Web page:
Animated features don't get much more imaginative or touching than Lee Sung-gang's My Beautiful Girl, Mari, a fanciful coming-of-age tale in the same class as My Life As McDull and some of the more plaintive Hayao Miyazaki films. The opening credits set the mood: as snow falls on Seoul, Lee follows the slow swooping of a bird, flying by fragments of people and buildings. He uses a simplified hybrid of cel and computer animation, similar in look to Waking Life, and when he focuses on minutiae—like the bubbles in a glass of beer—it's not to show off technique, but because he wants to take a moment to consider the textures of everyday life. Gradually, Lee dissolves to Jun-ho and Nam-woo, two middle-aged friends who've known each other since they were kids. Over a drink, they remember their youth, and the summer when they found a magic marble that transported them to another dimension, full of giant furry creatures and friendly girl-sprites.
Mari isn't really a fantasy film. The trips to wonderland are few and brief, and have the quality of dreams, not adventures. The movie is more about the end of childhood, and the end of the kind of friendship that only children have. The flashback begins with Jun-ho about to leave his seaside village to move to Seoul, just as Nam-woo's grandmother has taken ill and the boys' favorite haunt, an abandoned lighthouse, has been marked for demolition. Everything's changing, and there aren't many more days left for the two friends to lie on their backs, stare at the sky, and talk about whether people grow five centimeters taller when they travel to the moon.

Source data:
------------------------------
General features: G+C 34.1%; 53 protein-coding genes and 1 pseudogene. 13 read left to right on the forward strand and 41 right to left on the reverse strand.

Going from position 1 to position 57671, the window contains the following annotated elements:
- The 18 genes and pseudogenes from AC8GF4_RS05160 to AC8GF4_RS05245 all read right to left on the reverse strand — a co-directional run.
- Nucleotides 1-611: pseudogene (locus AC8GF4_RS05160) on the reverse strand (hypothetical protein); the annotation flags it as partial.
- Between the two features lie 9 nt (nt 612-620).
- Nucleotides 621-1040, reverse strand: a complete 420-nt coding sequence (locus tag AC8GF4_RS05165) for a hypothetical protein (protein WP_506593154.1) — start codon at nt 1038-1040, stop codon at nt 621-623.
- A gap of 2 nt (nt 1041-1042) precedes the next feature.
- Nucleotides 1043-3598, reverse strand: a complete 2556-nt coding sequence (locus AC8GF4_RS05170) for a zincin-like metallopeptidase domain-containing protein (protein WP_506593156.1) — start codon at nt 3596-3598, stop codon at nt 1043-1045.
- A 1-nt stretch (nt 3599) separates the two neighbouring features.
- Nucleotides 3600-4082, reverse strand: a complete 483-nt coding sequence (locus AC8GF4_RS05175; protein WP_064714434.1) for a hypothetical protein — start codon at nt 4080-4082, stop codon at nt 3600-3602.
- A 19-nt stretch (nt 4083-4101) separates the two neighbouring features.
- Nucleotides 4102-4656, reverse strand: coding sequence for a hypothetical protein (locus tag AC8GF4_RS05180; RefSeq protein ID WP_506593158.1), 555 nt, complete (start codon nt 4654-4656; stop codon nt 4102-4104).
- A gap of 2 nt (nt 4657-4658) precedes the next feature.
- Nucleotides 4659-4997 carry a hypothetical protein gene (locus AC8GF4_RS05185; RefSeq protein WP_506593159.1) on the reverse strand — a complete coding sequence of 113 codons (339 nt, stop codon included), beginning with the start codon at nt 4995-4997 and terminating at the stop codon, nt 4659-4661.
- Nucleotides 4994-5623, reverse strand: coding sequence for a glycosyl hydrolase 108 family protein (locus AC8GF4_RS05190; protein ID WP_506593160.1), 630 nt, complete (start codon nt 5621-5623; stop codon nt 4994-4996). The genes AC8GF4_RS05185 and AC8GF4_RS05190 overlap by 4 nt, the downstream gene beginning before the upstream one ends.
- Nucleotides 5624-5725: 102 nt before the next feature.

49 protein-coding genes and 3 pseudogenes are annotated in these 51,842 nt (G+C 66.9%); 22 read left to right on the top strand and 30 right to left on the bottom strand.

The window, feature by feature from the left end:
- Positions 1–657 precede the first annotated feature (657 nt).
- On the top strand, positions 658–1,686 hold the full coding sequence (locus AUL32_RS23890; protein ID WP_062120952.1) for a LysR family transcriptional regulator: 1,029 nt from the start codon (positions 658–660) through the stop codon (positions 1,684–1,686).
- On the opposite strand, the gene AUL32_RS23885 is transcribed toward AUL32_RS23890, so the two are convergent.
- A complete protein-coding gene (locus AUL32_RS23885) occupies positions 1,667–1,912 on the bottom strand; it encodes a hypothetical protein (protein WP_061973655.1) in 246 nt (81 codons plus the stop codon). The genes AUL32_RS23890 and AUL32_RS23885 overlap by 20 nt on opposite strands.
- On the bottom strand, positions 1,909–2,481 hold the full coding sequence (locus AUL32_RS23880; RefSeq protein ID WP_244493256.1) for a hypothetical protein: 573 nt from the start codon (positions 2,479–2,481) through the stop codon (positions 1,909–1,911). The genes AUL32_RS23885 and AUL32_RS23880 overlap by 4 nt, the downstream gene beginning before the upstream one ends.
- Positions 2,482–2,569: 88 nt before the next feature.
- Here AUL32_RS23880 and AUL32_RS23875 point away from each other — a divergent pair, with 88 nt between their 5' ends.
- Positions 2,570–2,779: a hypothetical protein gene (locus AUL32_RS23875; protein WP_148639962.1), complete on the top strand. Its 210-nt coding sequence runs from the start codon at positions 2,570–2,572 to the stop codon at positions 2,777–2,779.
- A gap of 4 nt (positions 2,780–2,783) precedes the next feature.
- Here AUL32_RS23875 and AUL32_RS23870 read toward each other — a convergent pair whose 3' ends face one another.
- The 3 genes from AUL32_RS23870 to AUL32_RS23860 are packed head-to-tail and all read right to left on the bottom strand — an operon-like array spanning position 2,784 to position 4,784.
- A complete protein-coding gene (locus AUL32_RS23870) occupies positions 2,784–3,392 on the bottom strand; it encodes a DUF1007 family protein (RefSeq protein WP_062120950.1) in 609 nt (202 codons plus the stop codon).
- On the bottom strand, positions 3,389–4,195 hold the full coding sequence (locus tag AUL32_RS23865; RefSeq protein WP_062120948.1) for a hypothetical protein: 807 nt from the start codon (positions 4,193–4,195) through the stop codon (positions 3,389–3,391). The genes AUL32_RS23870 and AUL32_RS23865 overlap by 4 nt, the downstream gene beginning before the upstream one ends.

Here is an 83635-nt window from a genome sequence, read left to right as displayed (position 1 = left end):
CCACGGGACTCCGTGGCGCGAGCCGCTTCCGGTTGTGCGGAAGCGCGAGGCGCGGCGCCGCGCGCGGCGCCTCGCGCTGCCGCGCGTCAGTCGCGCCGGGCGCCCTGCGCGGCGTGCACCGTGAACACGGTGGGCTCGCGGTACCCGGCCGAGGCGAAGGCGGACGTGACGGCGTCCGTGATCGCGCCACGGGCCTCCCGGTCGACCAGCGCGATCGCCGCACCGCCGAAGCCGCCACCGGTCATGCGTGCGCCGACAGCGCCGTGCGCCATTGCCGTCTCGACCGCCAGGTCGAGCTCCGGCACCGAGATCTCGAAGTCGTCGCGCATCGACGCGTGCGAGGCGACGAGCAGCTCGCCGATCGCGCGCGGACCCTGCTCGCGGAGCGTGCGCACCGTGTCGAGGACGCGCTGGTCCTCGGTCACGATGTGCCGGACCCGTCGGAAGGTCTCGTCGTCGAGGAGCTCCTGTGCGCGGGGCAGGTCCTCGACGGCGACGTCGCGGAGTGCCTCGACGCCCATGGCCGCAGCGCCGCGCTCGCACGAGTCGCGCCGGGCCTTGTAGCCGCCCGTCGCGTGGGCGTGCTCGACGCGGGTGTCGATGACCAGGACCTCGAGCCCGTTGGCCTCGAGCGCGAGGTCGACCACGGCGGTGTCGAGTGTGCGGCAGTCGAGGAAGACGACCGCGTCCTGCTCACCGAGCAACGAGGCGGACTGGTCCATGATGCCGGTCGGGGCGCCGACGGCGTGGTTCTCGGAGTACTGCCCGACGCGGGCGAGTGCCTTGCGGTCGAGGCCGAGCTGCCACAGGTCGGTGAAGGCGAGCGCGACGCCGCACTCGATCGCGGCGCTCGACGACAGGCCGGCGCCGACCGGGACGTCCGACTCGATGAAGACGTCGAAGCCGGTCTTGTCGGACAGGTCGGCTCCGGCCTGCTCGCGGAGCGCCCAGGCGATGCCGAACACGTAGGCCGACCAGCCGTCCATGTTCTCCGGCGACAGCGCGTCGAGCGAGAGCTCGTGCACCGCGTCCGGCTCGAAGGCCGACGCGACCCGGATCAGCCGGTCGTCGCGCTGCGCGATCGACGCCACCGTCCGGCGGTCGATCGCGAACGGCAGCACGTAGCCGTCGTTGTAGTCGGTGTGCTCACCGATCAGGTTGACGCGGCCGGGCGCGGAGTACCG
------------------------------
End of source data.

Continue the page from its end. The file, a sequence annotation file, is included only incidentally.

Although it's a Korean production, Mari has some similarities to Japanese memory-plays like Seijun Suzuki's Fighting Elegy, Takashi Miike's Dead Or Alive 2: Birds, and pretty much the entire last half of Yasujiro Ozu's filmmography, though Ozu went lighter on the magic marbles. Lee focuses on the kind of momentary mannerisms that people remember when looking back at the past—like the way Nam-woo's mother's boyfriend drums his fingers while passing on the message that grandmother is in the hospital, or the way a man at a train station flicks his lighter in the background while Jun-ho says goodbye. At the movie's climax, Lee sketches a stunning montage of decaying childhood delights and fecund gardens. It's a keen visualization of how the fevered passion of pre-adolescent friendship fades at the inevitable onset of puberty.